Moving forward, Siegal College will no longer be a beneficiary agency of the Federation, said Jewish Education Center of Cleveland (JECC) Executive Director Seymour Kopelowitz, who for the last three years has served as the college's interim president.

Instead, its endowment fund and assets will become a supporting foundation at the federation and will continue to fund Jewish adult education, he said. Supporting foundations are charitable grant-making organizations affiliated with the Federation.

JECC will assume responsibility for administration of the Aaron Garber Library, the @Akiva programs for high school students and professional development programs provided to local Jewish educators, Kopelowitz said.

As interim president of Siegal College, Kopelowitz already handled many of these responsibilities, he said, explaining that now they will be formally handled by JECC.

While adult education programs still will be offered at Siegal College's Shaker Boulevard building, the partnership will allow additional programs to be offered at Case Western Reserve's main campus in Cleveland's University Circle and at its Squire Valleevue and Valley Ridge Farms in Hunting Valley.

As for the future of the Siegal College building, Siegal said Federation will maintain ownership of the building and that currently "there is no intention of not having classes there."

An advisory board that includes constituents from Siegal College, Federation, the JECC and CWRU will assist the new program and essentially take over the role the college's board of trustees previously held, Federation chair Siegal said. He said that combined leadership will allow the Jewish community to provide input regarding the program.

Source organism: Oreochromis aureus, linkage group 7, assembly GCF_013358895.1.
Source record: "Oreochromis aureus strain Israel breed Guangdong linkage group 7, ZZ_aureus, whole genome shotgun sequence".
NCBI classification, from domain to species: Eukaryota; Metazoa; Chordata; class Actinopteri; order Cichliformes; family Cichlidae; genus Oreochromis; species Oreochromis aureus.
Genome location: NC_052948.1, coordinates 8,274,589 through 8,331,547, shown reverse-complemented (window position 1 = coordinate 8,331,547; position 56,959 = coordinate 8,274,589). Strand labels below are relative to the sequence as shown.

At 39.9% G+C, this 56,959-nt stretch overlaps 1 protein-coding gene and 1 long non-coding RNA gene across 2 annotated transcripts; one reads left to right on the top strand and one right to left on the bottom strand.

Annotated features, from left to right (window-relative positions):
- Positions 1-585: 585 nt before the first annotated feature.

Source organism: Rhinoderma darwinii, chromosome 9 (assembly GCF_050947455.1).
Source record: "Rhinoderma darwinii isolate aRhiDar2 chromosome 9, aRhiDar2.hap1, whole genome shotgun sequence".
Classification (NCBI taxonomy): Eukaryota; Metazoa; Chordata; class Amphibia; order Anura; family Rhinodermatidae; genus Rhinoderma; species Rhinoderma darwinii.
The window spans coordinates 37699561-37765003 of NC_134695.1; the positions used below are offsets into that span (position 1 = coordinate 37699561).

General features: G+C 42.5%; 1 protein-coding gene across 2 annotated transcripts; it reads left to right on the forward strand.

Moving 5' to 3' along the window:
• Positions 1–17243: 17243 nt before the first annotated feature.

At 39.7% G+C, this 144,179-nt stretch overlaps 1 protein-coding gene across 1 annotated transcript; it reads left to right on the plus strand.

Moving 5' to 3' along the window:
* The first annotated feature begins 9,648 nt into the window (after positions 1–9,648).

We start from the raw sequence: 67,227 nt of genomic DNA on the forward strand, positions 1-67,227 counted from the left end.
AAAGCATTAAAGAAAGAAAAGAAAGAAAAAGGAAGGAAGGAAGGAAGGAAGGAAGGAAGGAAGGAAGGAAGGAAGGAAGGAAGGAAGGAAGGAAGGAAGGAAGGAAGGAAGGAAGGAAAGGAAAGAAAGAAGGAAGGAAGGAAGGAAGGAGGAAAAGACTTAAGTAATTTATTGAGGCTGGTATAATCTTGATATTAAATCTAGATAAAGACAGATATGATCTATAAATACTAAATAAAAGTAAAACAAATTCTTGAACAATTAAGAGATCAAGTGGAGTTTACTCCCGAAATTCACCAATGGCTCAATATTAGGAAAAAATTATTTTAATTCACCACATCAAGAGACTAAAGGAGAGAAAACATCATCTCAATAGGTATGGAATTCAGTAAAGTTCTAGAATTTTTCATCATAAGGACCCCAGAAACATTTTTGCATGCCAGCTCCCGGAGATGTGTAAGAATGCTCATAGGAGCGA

Drawing a distinction between lifelong learning classes and academic courses for accreditation, Siegal said he doesn't expect tuition for the program to be affected by the partnership, adding that enrollment in the program will have a bigger impact on cost than the partnership.

Siegal College's degree programs are being phased out, with students completing their courses by June.

Benefactors Laura and Alvin Siegal, for whom the school is named, both said they feel the new partnership is "a good thing."

"I think it will be a distinct advantage for the adult learners because not only are we going to offer outstanding Jewish programs, but people will be able to take advantage of secular studies as well," Laura Siegal said.

Stephen H. Hoffman, president of the Federation, praised the partnership in a joint news release.

"This collaboration with Case Western Reserve creates immediate synergies for continuing education, and also lays a foundation for enriching and expanding Judaic studies more broadly in the decades to come," he said. "I commend the Siegal College community for its extensive and thoughtful reflection regarding the best ways to advance the institution's mission in the 21st century."

Amkraut said, "Much of the impetus was to achieve a win-win-win scenario: a win for Siegal College, a win for the Jewish community and a win for Case Western Reserve. We think we've achieved that."